Mountaintop restaurant

Adventure Dining

Sept. 3, 2010

Just got back from the mountaintop, where I saw Jack’s restaurant enterprise. Jack told me Thursday he was heading for his restaurant today so I asked if I could tag along. He picked me up at 10 and we headed off on the 30-minute ride. You have to get off the main road and take this gravel-covered road heading straight up the mountains. His restaurant is at 1,700 feet. Not a road you want to try without 4-wheel drive. Jack’s restaurant is part of a tourist experience that also includes a walking nature tour (Pura Vida) run by David, another American. David built his botanical garden, basically, from scratch in the jungle on top of the mountain. We’re talking concrete walkways and steps going down the side of the mountain, along a stream, with vistas of a waterfall, the mountains and the seacoast. The flora is spectacular. All this was planted by David. There is also a restaurant and souvenir store where there are some really cool, Costa Rican-made stuff. I plan to buy some things there (50% off in the rainy season) and bring them back as gifts on my first return trip to the U.S. next year. Then I will have an empty suitcase to bring back stuff I need from the U.S.

Jack’s restaurant sits on a platform he built four years ago, overlooking the waterfall. He typically takes from 8 to 40 people per night (he has to have at least 8 reservations before opening up for the night). And you can’t find this place by yourself. He has his driver pick you up in Jaco and bring you back. Trust me, you probably would not want to drive your rental up there anyway. Guests can do the botanical tour, then have drinks and then a surf-and-turf dinner. Everything is inclusive – for $95. He says they were only open about 90 days last season but it was apparently enough to let him continue with his relatively high-end, hound dog lifestyle. If any of you come down to visit, we will have to include Adventure Dining in the curriculum.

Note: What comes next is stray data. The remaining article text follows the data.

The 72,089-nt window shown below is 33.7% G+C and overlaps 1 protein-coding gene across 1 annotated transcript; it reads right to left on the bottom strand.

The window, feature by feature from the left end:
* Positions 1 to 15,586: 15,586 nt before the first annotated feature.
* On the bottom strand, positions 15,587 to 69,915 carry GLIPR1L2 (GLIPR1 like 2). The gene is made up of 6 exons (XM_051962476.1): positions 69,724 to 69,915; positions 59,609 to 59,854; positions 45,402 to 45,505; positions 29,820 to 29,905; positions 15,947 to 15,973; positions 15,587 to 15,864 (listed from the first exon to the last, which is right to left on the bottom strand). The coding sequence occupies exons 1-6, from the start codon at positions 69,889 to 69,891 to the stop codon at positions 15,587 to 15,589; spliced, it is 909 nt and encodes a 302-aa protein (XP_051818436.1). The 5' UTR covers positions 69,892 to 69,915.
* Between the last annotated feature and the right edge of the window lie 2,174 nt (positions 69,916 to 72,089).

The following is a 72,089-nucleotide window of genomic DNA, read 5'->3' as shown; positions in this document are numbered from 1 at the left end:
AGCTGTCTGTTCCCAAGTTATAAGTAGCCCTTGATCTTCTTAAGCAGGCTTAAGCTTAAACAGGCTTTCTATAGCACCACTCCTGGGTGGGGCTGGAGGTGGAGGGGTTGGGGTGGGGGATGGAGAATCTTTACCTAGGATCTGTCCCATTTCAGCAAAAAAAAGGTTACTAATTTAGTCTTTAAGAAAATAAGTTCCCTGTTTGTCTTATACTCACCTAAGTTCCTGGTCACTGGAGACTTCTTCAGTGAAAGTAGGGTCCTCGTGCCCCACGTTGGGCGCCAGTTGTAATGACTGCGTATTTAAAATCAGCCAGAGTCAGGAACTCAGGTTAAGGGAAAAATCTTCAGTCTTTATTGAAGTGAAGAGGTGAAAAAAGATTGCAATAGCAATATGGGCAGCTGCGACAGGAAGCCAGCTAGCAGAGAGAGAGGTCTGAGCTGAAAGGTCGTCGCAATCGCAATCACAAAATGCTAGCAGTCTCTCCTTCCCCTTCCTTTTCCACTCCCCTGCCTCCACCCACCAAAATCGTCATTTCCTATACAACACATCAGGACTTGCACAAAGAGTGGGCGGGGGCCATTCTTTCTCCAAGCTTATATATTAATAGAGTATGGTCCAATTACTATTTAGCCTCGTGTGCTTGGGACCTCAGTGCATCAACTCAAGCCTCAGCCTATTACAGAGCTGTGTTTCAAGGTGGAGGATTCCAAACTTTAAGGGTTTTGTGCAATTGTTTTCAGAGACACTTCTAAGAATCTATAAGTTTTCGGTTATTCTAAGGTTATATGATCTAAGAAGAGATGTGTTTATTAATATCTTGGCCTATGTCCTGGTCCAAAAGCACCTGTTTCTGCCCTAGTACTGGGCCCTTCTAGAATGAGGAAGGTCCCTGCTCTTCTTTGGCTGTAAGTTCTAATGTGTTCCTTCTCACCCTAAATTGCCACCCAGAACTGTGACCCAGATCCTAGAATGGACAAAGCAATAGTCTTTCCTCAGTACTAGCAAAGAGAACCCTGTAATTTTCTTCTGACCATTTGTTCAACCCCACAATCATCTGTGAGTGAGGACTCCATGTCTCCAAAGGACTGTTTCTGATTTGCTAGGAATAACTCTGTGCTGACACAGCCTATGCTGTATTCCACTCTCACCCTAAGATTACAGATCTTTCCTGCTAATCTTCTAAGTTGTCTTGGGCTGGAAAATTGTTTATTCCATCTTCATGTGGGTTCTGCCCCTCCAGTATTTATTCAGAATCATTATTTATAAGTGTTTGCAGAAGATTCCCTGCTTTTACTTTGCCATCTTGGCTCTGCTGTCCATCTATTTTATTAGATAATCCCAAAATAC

On the way back, we decided we were both hungry, so we stopped at a soda near Pancho Villas (next door to the strip club). This one is set up cafeteria style and I had a typical casada lunch of red beans, rice, squash, lettuce/tomato, smoked pork chop and lemon tea – $4. Then, we went to see a friend of his, Gary, (right around the corner from my apartment) where he had to pick something up. Gary’s been here 13 years, he’s probably about 68, and he just married a young Tica, who, I understand he still lets work at night (that’s a code phrase). A woman popped out of the house next door and was another gringo Jack knew, Teresa. She moved here at age 33 having never been to Costa Rica (sound familiar?). Guess she’s been involved in marketing and real estate here and is living with a charter boat captain – who she’s separating from and considering moving back to the States, mostly because she has a two-year-old and can’t find work here in the down economy. I didn’t want to suggest she might have the same trouble in the U.S.

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About 2bagsandapack

Lifetime journalist, author, magazine editor and publisher, now semi-retired and traveling the world. My plan, after living in Costa Rica for 14 months, was to visit a new country in southern Europe every three months to experience the culture and the challenge of adapting to a new environment, while on a fixed income. That plan was sidetracked when I was offered a job in Indonesia, providing an opportunity to explore Asia. Indonesia lasted for a 4 wonderful years but I have now moved on to Hua Hin, Thailand.
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